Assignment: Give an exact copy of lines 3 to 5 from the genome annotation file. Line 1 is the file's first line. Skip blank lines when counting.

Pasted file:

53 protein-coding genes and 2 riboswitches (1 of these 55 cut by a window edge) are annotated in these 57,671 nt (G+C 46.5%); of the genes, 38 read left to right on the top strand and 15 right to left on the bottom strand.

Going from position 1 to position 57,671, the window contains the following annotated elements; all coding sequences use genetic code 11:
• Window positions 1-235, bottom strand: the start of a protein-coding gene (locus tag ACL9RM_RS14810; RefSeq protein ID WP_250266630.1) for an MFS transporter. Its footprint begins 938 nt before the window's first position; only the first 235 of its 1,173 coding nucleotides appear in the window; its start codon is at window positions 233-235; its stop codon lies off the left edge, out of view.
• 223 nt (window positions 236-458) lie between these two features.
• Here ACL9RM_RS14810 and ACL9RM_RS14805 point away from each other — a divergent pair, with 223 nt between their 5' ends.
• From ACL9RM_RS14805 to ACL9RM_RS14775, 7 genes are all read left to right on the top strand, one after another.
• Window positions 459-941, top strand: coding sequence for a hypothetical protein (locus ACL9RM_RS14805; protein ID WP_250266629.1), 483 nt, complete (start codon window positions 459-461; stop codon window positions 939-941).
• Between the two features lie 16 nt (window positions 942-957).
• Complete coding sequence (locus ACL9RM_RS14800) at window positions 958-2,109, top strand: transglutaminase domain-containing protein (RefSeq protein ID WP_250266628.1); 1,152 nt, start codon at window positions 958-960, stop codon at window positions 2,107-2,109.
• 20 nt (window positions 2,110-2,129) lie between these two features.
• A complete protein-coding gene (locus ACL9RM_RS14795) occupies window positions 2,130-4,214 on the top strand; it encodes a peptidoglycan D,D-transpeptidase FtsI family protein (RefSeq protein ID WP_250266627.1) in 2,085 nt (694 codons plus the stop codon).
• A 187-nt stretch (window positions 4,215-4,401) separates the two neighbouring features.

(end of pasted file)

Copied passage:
• Window positions 1-235, bottom strand: the start of a protein-coding gene (locus tag ACL9RM_RS14810; RefSeq protein ID WP_250266630.1) for an MFS transporter. Its footprint begins 938 nt before the window's first position; only the first 235 of its 1,173 coding nucleotides appear in the window; its start codon is at window positions 233-235; its stop codon lies off the left edge, out of view.
• 223 nt (window positions 236-458) lie between these two features.
• Here ACL9RM_RS14810 and ACL9RM_RS14805 point away from each other — a divergent pair, with 223 nt between their 5' ends.